If you're not interested in family social issues, now is the time to hit the delete key. My readers know that I have written frequently in the past about the prevalence of HPV in teenagers—and the risk of cancer caused by certain strains of HPV. NPR recently noted that there is now more evidence that HPV causes oral, head and neck cancers and that vaccines may be able to prevent it.
We used to talk about HPV being the cause of over 99% of all cervical cancers. However, researchers studying the human papilloma virus now say that in the United States HPV causes 64 percent of oropharynxl cancers.
Bonnie Halpern-Felsher, professor of pediatrics at the University of California at San Francisco, believes the message may be more critical for teens. In her study of 600 adolescents over 10 years, she found that oral sex is much more common than vaginal sex and that "teens don't consider oral sex to be sex," that they think "it's not that big a deal." She adds: "Parents and health educators are not talking to teens about oral sex. Period."
Worldwide, HPV-related cancers seem to be increasing. Gillison said that Swedish researchers looking back over 30 years found that 23 percent of oral cancer tumors in 1970 were positive for HPV, but in 2005, that number had risen to 93 percent, nearly catching up with cervical cancer statistics.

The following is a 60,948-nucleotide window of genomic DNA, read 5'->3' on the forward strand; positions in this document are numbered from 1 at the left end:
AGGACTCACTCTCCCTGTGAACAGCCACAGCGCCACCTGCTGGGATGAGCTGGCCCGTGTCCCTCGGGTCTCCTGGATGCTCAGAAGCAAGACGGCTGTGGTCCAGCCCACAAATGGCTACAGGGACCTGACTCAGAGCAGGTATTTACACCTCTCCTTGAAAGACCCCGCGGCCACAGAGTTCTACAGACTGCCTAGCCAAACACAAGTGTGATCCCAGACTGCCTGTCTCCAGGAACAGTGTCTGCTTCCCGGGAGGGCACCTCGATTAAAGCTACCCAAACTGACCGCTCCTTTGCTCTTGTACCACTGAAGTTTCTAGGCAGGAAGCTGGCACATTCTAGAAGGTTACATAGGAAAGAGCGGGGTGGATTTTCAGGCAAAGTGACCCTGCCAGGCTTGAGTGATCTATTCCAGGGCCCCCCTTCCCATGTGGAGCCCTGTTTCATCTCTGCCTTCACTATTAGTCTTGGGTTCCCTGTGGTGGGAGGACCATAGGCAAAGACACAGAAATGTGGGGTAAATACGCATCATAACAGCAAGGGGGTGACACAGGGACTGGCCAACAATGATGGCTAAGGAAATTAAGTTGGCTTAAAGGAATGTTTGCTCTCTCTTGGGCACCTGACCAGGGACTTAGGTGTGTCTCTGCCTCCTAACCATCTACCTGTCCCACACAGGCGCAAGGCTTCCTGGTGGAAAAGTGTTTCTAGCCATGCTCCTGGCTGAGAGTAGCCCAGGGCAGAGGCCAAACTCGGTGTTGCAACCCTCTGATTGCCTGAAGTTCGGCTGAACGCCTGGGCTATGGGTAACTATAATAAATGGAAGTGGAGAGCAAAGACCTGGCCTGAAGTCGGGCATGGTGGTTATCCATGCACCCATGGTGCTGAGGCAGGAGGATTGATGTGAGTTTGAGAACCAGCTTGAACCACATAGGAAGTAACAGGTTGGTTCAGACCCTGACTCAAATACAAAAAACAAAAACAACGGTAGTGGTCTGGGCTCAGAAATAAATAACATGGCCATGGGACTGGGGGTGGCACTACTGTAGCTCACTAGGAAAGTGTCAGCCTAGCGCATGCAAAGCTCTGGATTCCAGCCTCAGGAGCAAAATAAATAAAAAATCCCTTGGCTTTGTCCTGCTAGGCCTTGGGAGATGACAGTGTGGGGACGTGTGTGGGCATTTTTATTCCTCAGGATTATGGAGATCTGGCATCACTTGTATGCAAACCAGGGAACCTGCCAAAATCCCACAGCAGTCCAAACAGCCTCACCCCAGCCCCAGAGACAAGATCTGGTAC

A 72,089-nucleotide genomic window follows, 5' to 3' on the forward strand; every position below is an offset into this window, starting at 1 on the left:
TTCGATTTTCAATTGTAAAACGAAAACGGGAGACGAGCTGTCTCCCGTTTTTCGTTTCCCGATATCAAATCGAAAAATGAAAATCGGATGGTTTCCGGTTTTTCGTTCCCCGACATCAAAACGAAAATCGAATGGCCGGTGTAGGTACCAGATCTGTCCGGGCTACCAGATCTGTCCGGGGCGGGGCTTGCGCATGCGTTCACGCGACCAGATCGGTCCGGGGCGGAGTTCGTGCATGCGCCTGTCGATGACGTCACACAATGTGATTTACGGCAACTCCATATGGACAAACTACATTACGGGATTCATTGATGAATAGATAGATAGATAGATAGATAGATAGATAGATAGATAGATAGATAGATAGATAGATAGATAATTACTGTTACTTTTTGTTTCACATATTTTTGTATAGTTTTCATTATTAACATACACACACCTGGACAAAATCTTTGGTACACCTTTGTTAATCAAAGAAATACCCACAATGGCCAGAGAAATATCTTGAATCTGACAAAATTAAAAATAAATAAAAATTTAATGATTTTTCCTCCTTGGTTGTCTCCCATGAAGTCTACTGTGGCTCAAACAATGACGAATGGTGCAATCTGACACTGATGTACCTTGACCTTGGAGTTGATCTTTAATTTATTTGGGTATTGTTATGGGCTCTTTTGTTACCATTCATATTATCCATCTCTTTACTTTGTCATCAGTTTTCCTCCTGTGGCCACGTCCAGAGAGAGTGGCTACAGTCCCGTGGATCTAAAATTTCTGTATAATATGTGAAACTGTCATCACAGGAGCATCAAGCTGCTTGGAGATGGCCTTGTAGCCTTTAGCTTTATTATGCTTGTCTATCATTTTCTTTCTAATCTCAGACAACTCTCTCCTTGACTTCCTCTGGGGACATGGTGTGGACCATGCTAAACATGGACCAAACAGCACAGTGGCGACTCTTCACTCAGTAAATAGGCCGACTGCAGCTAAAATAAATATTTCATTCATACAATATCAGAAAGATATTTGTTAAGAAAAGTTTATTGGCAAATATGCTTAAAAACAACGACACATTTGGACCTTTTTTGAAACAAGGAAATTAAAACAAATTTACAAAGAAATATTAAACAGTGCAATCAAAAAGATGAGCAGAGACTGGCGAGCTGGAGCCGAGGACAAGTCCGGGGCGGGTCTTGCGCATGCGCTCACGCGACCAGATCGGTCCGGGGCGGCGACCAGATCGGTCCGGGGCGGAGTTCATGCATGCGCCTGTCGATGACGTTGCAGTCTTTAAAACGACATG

In addition, not commonly known to laypersons, there is considerable evidence that recurrent respiratory papilloma ["RRP"], a rare, incurable and potentially fatal disease in children, results from a vertical transmission of HPV from mother to child. The statistics are as shocking as those above. In a study using data collected by the RRP Foundation, it was found that the number of JORRP patients born via cesarean section was less than 25% of the statistically expected number based on national normals, suggesting that a cesarean birth might play a preventative role for RRP. Furthermore, mothers under the age of 20, who have condyloma during pregnancy and who deliver their first born child vaginally, appear to be at greatest risk of infecting their newborn. You can read more of this study on the website of the RRP Foundation.
Earlier posts on this Blog about HPV and vaccines may be read here.
And see, Girshman, Peggy, Virus Passed During Oral Sex Tops Tobacco As Throat Cancer Cause, NPR, 2/22/2011
Parents, educate yourself as to the dangers and how to talk to your teenagers about HPV in this book: Meeker, Dr. Margaret, Your Kids at Risk: How Teen Sex Threatens Our Sons and Daughters [Paperback]